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I understand honour societies have been around for years and it is a tradition more prevalent in the western world to recognise outstanding academic talent.

The largest honour society is perhaps the Golden Key which operates worldwide and has over 2 million members. It provides a range of services to members, including leadership training, networking and the opportunity to do good. Membership is by invitation only and only those who are in the top 15% of their class or high performing graduate students are eligible. The eligibility is based solely on academic performance.

I presume being invited to join a honour society is an 'honour' in itself, as the mere mention of this affiliation on the CV would indicate that you are a top achiever.

Question 1: Does membership of honour society carry any professional weight?

(i.e. does it give any additional advantages?)

Note: Honour society is not the same as professional society. The latter, as I understand it, is open to all persons in a particular field (irrespective of their academic achievement but as long as certain criteria are met, e.g. successful registration as a teacher to join a teacher's union).

Question 2: Are there other honour societies in addition to the Golden Key (which seems to be the most dominant one)?

PS: I am unsure of the tag, so putting CV. Please update!

Disclaimer: I am not associated with Golden Key.

  • I am not associated in any way with Golden Key. I have put a disclaimer. – Javeer Baker May 22 '13 at 23:55
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    Top 15% in your class is very different from "the best of the best". – JeffE May 23 '13 at 0:01
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    Top 15% of your class is also very different from "top achiever". – JeffE May 24 '13 at 12:05
  • "top 15% of their class" - given that class can be ill-defined depending on the university system, note that internationally, this sounds like a somewhat arbitrary criterion. – O. R. Mapper Apr 23 '16 at 11:55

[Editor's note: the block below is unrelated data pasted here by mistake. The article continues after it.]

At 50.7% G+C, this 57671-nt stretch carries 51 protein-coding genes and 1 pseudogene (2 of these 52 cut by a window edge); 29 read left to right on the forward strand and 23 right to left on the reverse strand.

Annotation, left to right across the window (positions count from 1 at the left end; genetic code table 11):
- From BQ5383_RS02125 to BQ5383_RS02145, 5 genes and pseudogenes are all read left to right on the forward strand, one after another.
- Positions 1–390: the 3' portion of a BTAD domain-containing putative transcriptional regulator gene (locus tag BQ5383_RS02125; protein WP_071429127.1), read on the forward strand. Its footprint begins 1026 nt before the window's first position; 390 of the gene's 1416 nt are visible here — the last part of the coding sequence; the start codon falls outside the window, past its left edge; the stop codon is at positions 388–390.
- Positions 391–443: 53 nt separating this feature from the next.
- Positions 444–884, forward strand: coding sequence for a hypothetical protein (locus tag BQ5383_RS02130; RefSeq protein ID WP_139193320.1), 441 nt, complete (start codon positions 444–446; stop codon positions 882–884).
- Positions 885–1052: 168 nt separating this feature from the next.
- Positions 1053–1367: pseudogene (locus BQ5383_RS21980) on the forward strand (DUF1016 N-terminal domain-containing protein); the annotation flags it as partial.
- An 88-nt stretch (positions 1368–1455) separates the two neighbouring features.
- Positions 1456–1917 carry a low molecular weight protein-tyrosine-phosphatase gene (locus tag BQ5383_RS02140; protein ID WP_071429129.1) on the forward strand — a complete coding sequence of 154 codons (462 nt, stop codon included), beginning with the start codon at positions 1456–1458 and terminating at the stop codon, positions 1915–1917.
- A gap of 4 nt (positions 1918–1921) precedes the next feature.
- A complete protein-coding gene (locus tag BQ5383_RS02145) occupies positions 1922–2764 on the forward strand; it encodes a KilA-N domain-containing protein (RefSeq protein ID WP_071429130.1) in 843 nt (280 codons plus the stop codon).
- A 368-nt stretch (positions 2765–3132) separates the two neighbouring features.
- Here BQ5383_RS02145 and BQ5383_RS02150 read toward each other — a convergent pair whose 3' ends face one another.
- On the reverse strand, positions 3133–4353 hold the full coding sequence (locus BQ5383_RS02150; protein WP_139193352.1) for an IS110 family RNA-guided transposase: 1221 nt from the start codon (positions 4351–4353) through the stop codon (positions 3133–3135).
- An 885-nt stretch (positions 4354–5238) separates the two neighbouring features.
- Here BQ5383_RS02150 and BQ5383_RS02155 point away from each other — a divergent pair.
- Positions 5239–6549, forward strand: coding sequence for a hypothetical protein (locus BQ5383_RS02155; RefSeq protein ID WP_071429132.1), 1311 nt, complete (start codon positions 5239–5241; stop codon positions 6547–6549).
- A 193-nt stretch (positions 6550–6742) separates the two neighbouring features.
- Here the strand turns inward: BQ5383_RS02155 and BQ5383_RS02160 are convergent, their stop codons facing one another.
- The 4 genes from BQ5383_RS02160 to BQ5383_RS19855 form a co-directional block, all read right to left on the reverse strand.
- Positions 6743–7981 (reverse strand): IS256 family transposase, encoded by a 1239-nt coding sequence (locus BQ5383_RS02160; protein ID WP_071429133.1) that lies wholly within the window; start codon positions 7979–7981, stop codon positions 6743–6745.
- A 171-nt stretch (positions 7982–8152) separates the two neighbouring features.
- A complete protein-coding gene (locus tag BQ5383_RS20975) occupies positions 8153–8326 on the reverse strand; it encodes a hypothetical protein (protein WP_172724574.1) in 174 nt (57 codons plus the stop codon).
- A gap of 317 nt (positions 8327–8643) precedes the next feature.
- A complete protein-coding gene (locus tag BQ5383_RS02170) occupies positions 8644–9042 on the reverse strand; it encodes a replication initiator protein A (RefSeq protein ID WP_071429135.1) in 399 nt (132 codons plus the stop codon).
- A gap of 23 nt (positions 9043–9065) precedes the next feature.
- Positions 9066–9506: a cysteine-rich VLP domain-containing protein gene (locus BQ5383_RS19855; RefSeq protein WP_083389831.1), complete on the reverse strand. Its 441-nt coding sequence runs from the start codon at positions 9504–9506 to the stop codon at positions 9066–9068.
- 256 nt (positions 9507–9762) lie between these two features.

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Does membership of honour society carry any professional weight?

No, not in general. At a very early stage in your career, for example when applying to graduate school, it may be useful as a quick indication that you have received high grades. However, the grades themselves are more meaningful than the honor society membership, and in any case grades only matter so much. It's worth mentioning the honor society on your CV, but it won't make a big difference.

Once you are more than a few years past undergraduate studies, neither grades nor honor societies matter.

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In general, I think honor societies (including Golden Key) carry very little weight. One exception is Phi Beta Kappa, which (unlike Golden Key) does not require paying a fee to be inducted. I would be suspicious of any honor society that requires payment for membership.

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    What is the significance of Phi Beta Kappa? – Dave Clarke May 23 '13 at 0:11
  • Alpha Chi is another. The significance of Phi Beta Kappa and Alpha Chi is as Aaron says, purely academic with no dues. Further, the cutoff point is top 10% rather than 15%. Additionally, chapters for these academic honor societies exist at more elite schools, ones where it's much more difficult to be a top performer. – Jonathan Landrum May 23 '13 at 13:41
  • But what does membership buy you? – Dave Clarke May 24 '13 at 6:36
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    I think they are mostly a North American thing. As an European, I have hardly ever heard of them, and they wouldn't impress me at all on a CV. In fact, whenever I read a three-greek-letter-acronym, I can't help mentally associating it with John Belushi at a toga party. – Federico Poloni May 24 '13 at 7:54
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    @FedericoPoloni sure, and so the Belushi image would make you much more likely to hire, right? Just think of the lift in mood at work socials. – EnergyNumbers May 24 '13 at 8:38
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Listing "prestigious" societies like Phi Beta Kappa or Tau Beta Pi is perfectly acceptable. While it probably won't do a whole lot of good, it also won't do any harm. Do avoid listing any societies where you have to pay dues or pay to be inducted: they are a double-whammy since they give the perception that 1) you are padding your CV with inconsequential honors, and 2) are exhibiting poor judgment by paying to do so.

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    "it also won't do any harm" - in an international setting, I'd be careful with that assumption. – O. R. Mapper Apr 23 '16 at 11:53

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